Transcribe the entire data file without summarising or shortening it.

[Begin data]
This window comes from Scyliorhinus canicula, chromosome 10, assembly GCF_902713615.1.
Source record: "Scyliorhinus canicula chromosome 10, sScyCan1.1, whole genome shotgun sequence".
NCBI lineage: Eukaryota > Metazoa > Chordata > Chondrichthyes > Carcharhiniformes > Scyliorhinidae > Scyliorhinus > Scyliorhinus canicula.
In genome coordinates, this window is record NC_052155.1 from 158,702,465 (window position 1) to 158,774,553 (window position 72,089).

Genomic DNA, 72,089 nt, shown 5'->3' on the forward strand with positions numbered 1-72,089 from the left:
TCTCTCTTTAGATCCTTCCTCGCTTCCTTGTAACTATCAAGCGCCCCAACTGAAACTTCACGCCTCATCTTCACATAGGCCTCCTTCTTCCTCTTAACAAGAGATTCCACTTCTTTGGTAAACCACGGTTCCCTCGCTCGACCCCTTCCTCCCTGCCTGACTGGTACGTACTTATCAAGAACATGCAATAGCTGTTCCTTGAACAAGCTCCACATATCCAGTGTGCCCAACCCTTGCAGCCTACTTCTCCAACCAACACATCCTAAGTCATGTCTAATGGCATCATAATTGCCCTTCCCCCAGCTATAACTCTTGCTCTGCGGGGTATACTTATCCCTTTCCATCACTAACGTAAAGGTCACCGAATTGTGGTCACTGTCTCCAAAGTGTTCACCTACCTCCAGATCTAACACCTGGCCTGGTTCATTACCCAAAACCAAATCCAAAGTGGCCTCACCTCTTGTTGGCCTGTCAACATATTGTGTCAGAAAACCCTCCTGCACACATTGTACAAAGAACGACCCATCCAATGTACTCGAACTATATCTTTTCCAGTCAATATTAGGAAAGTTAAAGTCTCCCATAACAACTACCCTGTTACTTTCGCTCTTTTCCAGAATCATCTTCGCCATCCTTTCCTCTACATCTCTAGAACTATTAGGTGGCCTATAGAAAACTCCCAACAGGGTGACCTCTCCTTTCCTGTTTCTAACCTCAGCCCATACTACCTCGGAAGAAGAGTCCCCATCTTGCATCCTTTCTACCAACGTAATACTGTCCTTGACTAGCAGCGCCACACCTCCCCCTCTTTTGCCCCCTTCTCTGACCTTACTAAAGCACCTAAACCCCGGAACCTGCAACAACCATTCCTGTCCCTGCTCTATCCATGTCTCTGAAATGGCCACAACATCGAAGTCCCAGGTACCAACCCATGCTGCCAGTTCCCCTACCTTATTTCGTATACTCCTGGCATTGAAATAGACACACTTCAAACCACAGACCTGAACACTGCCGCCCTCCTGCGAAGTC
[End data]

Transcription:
This window comes from Scyliorhinus canicula, chromosome 10, assembly GCF_902713615.1.
Source record: "Scyliorhinus canicula chromosome 10, sScyCan1.1, whole genome shotgun sequence".
NCBI lineage: Eukaryota > Metazoa > Chordata > Chondrichthyes > Carcharhiniformes > Scyliorhinidae > Scyliorhinus > Scyliorhinus canicula.
In genome coordinates, this window is record NC_052155.1 from 158,702,465 (window position 1) to 158,774,553 (window position 72,089).

Genomic DNA, 72,089 nt, shown 5'->3' on the forward strand with positions numbered 1-72,089 from the left:
TCTCTCTTTAGATCCTTCCTCGCTTCCTTGTAACTATCAAGCGCCCCAACTGAAACTTCACGCCTCATCTTCACATAGGCCTCCTTCTTCCTCTTAACAAGAGATTCCACTTCTTTGGTAAACCACGGTTCCCTCGCTCGACCCCTTCCTCCCTGCCTGACTGGTACGTACTTATCAAGAACATGCAATAGCTGTTCCTTGAACAAGCTCCACATATCCAGTGTGCCCAACCCTTGCAGCCTACTTCTCCAACCAACACATCCTAAGTCATGTCTAATGGCATCATAATTGCCCTTCCCCCAGCTATAACTCTTGCTCTGCGGGGTATACTTATCCCTTTCCATCACTAACGTAAAGGTCACCGAATTGTGGTCACTGTCTCCAAAGTGTTCACCTACCTCCAGATCTAACACCTGGCCTGGTTCATTACCCAAAACCAAATCCAAAGTGGCCTCACCTCTTGTTGGCCTGTCAACATATTGTGTCAGAAAACCCTCCTGCACACATTGTACAAAGAACGACCCATCCAATGTACTCGAACTATATCTTTTCCAGTCAATATTAGGAAAGTTAAAGTCTCCCATAACAACTACCCTGTTACTTTCGCTCTTTTCCAGAATCATCTTCGCCATCCTTTCCTCTACATCTCTAGAACTATTAGGTGGCCTATAGAAAACTCCCAACAGGGTGACCTCTCCTTTCCTGTTTCTAACCTCAGCCCATACTACCTCGGAAGAAGAGTCCCCATCTTGCATCCTTTCTACCAACGTAATACTGTCCTTGACTAGCAGCGCCACACCTCCCCCTCTTTTGCCCCCTTCTCTGACCTTACTAAAGCACCTAAACCCCGGAACCTGCAACAACCATTCCTGTCCCTGCTCTATCCATGTCTCTGAAATGGCCACAACATCGAAGTCCCAGGTACCAACCCATGCTGCCAGTTCCCCTACCTTATTTCGTATACTCCTGGCATTGAAATAGACACACTTCAAACCACAGACCTGAACACTGCCGCCCTCCTGCGAAGTC